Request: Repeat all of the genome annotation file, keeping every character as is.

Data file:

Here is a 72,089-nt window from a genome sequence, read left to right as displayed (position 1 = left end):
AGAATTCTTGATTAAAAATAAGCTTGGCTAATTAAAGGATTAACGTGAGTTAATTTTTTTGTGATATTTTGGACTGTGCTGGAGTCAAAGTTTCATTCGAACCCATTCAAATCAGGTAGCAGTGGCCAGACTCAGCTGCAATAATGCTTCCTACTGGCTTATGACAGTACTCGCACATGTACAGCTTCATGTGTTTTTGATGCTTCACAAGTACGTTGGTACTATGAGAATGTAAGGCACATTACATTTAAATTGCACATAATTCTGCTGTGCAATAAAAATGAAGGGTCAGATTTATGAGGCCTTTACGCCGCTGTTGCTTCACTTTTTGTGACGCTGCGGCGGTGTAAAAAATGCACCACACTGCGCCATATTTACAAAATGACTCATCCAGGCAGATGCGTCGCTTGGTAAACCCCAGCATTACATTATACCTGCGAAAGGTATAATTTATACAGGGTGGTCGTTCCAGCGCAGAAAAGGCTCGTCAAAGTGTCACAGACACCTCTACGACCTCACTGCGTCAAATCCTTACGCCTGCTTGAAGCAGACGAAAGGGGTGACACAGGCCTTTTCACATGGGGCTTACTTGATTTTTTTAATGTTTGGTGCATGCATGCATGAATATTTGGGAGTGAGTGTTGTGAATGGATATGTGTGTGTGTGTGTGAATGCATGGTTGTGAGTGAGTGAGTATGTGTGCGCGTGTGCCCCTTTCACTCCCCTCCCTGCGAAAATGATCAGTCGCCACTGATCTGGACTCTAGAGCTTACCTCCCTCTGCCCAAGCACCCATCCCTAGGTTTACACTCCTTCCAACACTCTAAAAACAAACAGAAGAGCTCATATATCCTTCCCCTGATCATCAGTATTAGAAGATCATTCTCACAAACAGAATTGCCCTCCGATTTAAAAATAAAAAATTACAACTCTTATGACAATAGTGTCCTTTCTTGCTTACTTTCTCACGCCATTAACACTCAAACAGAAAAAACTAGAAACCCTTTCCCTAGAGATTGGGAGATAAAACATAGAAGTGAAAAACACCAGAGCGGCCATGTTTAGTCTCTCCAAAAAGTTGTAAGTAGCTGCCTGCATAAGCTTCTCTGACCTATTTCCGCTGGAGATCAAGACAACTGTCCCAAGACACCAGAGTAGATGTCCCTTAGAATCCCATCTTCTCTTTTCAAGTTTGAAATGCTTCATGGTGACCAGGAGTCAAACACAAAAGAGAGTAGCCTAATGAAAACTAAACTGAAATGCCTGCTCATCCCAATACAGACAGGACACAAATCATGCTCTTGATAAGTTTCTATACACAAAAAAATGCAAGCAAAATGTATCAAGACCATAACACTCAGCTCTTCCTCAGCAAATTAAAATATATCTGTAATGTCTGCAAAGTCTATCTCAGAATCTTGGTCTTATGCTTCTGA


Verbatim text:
Here is a 72,089-nt window from a genome sequence, read left to right as displayed (position 1 = left end):
AGAATTCTTGATTAAAAATAAGCTTGGCTAATTAAAGGATTAACGTGAGTTAATTTTTTTGTGATATTTTGGACTGTGCTGGAGTCAAAGTTTCATTCGAACCCATTCAAATCAGGTAGCAGTGGCCAGACTCAGCTGCAATAATGCTTCCTACTGGCTTATGACAGTACTCGCACATGTACAGCTTCATGTGTTTTTGATGCTTCACAAGTACGTTGGTACTATGAGAATGTAAGGCACATTACATTTAAATTGCACATAATTCTGCTGTGCAATAAAAATGAAGGGTCAGATTTATGAGGCCTTTACGCCGCTGTTGCTTCACTTTTTGTGACGCTGCGGCGGTGTAAAAAATGCACCACACTGCGCCATATTTACAAAATGACTCATCCAGGCAGATGCGTCGCTTGGTAAACCCCAGCATTACATTATACCTGCGAAAGGTATAATTTATACAGGGTGGTCGTTCCAGCGCAGAAAAGGCTCGTCAAAGTGTCACAGACACCTCTACGACCTCACTGCGTCAAATCCTTACGCCTGCTTGAAGCAGACGAAAGGGGTGACACAGGCCTTTTCACATGGGGCTTACTTGATTTTTTTAATGTTTGGTGCATGCATGCATGAATATTTGGGAGTGAGTGTTGTGAATGGATATGTGTGTGTGTGTGTGAATGCATGGTTGTGAGTGAGTGAGTATGTGTGCGCGTGTGCCCCTTTCACTCCCCTCCCTGCGAAAATGATCAGTCGCCACTGATCTGGACTCTAGAGCTTACCTCCCTCTGCCCAAGCACCCATCCCTAGGTTTACACTCCTTCCAACACTCTAAAAACAAACAGAAGAGCTCATATATCCTTCCCCTGATCATCAGTATTAGAAGATCATTCTCACAAACAGAATTGCCCTCCGATTTAAAAATAAAAAATTACAACTCTTATGACAATAGTGTCCTTTCTTGCTTACTTTCTCACGCCATTAACACTCAAACAGAAAAAACTAGAAACCCTTTCCCTAGAGATTGGGAGATAAAACATAGAAGTGAAAAACACCAGAGCGGCCATGTTTAGTCTCTCCAAAAAGTTGTAAGTAGCTGCCTGCATAAGCTTCTCTGACCTATTTCCGCTGGAGATCAAGACAACTGTCCCAAGACACCAGAGTAGATGTCCCTTAGAATCCCATCTTCTCTTTTCAAGTTTGAAATGCTTCATGGTGACCAGGAGTCAAACACAAAAGAGAGTAGCCTAATGAAAACTAAACTGAAATGCCTGCTCATCCCAATACAGACAGGACACAAATCATGCTCTTGATAAGTTTCTATACACAAAAAAATGCAAGCAAAATGTATCAAGACCATAACACTCAGCTCTTCCTCAGCAAATTAAAATATATCTGTAATGTCTGCAAAGTCTATCTCAGAATCTTGGTCTTATGCTTCTGA